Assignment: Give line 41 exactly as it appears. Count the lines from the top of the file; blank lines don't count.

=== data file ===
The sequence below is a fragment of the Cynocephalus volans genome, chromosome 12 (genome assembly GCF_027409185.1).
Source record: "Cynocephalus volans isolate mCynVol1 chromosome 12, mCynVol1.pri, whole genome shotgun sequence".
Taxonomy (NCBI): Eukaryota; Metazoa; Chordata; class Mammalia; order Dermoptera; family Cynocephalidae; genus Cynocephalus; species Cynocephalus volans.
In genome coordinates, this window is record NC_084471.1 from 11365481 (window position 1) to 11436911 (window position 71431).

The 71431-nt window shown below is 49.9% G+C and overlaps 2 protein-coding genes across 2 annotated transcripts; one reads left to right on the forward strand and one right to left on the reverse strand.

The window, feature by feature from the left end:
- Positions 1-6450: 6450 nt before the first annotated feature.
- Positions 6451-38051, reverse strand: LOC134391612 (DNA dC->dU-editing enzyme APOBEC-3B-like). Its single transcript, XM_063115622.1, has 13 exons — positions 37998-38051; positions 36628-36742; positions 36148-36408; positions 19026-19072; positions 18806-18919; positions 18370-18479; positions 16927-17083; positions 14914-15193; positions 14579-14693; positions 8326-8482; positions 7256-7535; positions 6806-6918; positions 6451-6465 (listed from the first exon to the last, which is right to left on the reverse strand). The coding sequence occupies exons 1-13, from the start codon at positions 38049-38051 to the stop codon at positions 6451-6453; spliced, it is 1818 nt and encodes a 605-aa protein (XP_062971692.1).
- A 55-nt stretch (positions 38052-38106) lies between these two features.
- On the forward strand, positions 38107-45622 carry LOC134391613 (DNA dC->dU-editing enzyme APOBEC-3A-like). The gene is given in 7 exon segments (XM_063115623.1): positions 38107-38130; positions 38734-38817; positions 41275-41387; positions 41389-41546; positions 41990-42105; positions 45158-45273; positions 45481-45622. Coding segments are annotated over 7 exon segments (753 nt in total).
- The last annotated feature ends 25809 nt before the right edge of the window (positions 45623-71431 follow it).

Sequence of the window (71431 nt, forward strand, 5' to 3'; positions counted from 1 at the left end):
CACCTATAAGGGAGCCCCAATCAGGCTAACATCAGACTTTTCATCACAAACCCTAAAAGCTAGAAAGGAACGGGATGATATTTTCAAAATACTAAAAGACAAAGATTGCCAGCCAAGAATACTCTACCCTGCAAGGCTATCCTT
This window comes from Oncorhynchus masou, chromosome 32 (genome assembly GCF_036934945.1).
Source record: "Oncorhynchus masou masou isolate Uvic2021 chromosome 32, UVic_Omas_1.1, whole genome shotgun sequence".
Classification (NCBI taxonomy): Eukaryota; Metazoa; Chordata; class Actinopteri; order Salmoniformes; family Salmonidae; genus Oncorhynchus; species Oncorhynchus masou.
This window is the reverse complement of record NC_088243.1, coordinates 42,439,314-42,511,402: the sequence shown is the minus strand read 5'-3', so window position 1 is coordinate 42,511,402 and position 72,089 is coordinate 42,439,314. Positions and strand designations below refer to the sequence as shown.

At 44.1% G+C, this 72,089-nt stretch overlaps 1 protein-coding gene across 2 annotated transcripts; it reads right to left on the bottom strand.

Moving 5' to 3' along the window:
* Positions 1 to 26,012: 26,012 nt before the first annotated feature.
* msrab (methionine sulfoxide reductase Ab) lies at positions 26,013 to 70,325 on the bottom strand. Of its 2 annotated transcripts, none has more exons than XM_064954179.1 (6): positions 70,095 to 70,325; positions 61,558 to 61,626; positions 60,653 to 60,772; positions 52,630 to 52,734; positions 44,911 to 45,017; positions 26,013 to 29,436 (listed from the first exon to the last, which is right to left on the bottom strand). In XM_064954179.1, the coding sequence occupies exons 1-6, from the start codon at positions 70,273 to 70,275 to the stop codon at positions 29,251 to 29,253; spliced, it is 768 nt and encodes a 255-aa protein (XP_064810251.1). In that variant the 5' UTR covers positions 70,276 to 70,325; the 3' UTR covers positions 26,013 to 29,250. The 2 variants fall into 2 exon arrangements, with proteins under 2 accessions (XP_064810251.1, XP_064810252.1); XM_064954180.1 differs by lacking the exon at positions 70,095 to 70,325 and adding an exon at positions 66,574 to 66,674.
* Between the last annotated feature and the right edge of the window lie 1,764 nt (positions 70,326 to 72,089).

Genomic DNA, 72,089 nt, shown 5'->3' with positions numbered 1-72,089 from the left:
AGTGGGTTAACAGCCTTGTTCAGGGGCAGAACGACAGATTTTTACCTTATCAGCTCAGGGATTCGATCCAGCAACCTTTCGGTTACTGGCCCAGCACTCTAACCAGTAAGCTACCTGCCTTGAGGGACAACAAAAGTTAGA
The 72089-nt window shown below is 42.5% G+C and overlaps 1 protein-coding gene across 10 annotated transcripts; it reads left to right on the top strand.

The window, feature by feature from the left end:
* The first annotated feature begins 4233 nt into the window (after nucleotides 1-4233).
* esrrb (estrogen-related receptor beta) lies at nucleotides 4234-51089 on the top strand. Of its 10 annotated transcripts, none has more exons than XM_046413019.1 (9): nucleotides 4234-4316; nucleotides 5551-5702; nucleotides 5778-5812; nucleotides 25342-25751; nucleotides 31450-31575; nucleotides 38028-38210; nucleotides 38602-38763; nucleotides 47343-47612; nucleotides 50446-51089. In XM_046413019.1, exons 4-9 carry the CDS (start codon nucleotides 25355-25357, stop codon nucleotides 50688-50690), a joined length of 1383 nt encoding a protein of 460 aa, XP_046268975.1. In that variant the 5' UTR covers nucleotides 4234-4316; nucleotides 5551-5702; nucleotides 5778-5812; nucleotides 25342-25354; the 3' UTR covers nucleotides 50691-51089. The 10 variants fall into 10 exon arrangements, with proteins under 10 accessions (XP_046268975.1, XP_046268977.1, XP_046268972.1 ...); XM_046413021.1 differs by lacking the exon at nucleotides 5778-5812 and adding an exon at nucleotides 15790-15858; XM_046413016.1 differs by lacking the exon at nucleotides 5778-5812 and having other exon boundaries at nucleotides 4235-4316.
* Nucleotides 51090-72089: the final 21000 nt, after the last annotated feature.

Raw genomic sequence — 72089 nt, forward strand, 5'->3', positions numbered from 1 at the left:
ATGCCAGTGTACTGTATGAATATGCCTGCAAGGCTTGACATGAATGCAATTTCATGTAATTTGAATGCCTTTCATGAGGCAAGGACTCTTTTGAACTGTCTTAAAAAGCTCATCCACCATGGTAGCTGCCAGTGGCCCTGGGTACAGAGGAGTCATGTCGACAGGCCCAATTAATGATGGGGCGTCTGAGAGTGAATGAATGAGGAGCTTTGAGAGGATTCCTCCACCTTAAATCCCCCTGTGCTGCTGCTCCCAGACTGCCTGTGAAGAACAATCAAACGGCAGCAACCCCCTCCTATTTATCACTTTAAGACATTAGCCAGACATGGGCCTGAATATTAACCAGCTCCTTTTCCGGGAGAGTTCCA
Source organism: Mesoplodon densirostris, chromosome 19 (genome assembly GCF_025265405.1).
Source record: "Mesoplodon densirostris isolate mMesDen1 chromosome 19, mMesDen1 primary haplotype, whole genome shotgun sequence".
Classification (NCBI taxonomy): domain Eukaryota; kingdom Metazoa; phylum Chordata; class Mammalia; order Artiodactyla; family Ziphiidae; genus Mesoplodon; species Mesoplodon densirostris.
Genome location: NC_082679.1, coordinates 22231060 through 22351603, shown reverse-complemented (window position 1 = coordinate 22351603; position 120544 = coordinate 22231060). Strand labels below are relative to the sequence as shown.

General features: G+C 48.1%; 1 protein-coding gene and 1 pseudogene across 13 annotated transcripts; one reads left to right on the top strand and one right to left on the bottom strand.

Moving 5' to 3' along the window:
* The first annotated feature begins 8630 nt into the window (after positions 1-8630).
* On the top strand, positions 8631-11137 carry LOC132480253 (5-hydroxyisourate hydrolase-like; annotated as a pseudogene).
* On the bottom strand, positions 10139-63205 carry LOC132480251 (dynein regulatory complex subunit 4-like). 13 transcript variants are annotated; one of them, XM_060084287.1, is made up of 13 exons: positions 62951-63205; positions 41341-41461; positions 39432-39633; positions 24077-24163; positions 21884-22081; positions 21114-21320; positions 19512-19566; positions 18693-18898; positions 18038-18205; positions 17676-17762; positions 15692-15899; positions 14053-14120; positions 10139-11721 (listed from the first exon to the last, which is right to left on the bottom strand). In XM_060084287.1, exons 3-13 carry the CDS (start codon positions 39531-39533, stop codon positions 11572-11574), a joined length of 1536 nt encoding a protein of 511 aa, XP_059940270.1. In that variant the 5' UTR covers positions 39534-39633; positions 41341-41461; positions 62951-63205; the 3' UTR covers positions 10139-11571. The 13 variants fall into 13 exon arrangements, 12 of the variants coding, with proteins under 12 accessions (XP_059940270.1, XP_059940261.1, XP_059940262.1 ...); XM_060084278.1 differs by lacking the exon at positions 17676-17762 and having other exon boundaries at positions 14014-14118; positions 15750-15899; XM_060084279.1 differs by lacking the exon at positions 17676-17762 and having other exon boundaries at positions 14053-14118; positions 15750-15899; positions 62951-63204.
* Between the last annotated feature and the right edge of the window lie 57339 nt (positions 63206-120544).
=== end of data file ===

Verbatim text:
* Between the last annotated feature and the right edge of the window lie 57339 nt (positions 63206-120544).